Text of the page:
Sunday, January 31, 2010

Photowalks Detroit Proves There's a Photographer in Everyone

There are no rules for good photographs, there are only good photographs. ~Ansel Adams

This weekend I participated in the second Photowalks Detroit (Facebook page) event hosted at The Henry Ford Museum. I was hesitant at first to attend because I'm not a professional photographer and I only have a simple point and shoot camera. I thought my photos would look very amateur compared to others' photos. Some of the people who attended the first photowalk in Royal Oak promised that it wasn't necessary to have a fancy camera. They also reminded me that if the person behind the camera has a creative eye, then the photos will turn out great. I had nothing to lose by joining the group on their museum adventure.

I believe it's important to explore paths outside of your comfort zone every so often because you'll always take away something beneficial from the experience. The Henry Ford photowalk was an excellent experiment in creativity. What I lacked in camera technology I attempted to make up for in the angles at which I took the photos. It was fun to play photographer for a few hours and bond in real life with friends who I initially connected with online.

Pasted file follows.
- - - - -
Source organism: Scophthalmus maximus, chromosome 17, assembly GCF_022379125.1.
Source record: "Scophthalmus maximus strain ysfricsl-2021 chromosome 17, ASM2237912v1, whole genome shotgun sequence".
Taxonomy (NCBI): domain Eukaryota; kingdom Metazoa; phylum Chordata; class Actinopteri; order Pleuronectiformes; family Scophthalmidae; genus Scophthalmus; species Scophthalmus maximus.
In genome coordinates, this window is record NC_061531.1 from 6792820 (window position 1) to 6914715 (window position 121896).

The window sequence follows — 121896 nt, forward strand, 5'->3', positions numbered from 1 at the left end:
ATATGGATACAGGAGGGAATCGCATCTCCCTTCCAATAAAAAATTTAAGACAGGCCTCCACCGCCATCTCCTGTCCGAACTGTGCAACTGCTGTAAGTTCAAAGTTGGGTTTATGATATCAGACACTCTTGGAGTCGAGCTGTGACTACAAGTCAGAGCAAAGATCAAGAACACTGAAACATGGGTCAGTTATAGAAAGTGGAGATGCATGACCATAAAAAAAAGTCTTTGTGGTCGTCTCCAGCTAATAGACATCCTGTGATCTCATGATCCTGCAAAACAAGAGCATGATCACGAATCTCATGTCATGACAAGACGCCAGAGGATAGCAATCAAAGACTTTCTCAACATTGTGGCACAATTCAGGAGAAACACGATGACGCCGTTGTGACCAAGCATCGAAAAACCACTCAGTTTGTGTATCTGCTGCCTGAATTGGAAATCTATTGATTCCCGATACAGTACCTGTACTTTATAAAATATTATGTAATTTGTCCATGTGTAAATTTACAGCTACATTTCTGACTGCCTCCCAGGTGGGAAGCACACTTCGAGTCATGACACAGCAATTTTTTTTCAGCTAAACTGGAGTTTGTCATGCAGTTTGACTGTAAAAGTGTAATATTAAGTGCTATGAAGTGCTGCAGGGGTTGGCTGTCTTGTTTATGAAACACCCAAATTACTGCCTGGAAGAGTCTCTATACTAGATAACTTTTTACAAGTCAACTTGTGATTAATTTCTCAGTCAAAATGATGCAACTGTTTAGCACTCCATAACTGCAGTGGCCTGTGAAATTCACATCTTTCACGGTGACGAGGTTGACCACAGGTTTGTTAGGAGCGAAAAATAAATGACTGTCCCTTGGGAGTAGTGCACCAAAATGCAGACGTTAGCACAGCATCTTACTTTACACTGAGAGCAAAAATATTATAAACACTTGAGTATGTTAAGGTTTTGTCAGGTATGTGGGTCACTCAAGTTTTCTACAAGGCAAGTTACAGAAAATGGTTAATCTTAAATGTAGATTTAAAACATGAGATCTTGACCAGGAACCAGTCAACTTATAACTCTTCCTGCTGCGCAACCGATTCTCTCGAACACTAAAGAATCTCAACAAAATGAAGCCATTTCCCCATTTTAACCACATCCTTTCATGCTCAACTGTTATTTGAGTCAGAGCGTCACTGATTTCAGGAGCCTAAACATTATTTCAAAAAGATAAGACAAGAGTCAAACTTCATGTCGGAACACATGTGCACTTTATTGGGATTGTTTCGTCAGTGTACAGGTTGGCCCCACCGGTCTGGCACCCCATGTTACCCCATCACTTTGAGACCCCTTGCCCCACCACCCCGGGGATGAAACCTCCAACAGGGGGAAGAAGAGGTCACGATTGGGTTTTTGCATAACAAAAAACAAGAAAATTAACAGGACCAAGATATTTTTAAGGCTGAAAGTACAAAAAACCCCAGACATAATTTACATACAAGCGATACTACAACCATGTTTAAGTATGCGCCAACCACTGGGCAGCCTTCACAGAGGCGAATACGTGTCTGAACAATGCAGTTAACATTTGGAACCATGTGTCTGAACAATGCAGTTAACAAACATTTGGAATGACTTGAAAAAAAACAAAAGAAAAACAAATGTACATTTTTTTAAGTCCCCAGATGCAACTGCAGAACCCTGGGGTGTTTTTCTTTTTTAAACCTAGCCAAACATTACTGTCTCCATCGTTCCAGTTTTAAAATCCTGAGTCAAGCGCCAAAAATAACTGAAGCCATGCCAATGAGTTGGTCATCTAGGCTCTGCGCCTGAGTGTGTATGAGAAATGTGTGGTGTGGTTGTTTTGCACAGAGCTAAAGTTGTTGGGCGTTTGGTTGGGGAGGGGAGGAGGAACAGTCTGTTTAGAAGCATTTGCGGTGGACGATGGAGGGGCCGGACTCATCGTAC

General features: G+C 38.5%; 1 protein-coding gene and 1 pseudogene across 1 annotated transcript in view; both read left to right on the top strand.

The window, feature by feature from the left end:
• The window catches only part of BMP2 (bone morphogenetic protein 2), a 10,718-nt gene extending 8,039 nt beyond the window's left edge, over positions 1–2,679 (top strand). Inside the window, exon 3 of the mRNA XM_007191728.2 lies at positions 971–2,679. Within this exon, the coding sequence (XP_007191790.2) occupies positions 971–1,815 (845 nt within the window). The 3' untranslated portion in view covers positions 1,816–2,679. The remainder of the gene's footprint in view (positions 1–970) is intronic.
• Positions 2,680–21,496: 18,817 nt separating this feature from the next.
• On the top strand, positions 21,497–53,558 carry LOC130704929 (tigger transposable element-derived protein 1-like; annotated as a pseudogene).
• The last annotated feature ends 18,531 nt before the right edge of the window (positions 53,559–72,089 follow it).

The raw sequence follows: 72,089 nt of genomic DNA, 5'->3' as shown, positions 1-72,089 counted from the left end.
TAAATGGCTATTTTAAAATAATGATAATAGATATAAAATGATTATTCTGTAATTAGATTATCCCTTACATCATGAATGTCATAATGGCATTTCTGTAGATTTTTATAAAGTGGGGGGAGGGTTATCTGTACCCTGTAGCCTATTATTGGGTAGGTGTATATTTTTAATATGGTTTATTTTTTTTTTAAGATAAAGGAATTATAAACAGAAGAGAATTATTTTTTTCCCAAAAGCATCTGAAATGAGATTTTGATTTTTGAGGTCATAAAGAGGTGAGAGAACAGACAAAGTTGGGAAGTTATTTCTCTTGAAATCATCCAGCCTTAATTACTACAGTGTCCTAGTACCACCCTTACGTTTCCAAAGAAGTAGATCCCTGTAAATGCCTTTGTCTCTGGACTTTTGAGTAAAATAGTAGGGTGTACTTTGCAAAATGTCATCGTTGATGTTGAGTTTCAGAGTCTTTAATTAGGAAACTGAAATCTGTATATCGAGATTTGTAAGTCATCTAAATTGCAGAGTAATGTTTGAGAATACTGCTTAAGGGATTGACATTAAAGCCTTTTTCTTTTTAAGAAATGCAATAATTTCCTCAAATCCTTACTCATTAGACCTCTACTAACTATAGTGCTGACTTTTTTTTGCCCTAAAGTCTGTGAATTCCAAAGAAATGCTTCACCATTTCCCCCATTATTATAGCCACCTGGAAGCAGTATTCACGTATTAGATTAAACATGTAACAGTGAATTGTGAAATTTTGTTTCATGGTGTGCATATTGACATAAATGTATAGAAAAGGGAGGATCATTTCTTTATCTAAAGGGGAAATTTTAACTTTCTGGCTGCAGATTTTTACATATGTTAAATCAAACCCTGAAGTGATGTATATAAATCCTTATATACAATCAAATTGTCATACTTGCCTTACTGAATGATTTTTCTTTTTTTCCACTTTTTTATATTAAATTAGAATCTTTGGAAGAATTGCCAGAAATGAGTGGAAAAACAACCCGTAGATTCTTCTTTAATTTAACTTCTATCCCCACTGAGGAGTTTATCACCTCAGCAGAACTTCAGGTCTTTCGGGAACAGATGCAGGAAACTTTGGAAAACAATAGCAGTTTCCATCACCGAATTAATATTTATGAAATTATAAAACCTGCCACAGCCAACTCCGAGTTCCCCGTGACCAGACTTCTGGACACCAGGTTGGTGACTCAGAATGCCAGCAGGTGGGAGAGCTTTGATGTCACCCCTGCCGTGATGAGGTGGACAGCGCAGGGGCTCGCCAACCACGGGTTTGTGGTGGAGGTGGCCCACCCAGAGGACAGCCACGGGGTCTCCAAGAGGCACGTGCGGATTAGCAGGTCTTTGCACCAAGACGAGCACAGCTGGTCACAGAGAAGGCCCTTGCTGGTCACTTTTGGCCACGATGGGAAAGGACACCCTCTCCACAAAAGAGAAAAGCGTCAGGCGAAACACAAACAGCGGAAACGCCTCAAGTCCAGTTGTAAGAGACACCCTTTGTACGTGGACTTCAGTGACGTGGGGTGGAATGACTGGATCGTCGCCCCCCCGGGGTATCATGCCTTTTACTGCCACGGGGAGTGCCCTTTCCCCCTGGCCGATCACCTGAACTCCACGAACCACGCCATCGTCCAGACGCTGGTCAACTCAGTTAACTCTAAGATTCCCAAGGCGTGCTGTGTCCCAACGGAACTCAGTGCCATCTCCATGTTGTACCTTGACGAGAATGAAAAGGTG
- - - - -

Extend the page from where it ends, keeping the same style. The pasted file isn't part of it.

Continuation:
Check out the stream of photowalk tweets and the Flickr group. My photos are tagged as EstrellaBella10. Thanks a million to Becks Davis and Dave Peckens for organizing a great event!

If you live outside the metro Detroit area, I highly recommend forming a similar group, or doing some research to see if one already exists.

Sunday, January 24, 2010

Interview With Creative Cosmetics Queen Bobbi Brown

I read an interview with Bobbi Brown (the makeup artist) in today's New York Times and thought her answers were very intriguing and a good way.

The first part of the interview focused on what Bobbi looks for in an employee and her hiring process. Two of her answers stood out to me:
  • When talking about what qualities she looks for in an employee, Bobbi mentions the ability to communicate. As someone who works in a creative industry, I can relate to what Bobbi said. "Communicating. To me, this is probably the biggest thing. If it’s the right person, I can barely speak and they understand what I’m saying. But if it’s not the right person, they have trouble understanding, because creative people are not like other people. Any other creative C.E.O. will understand what I’m talking about."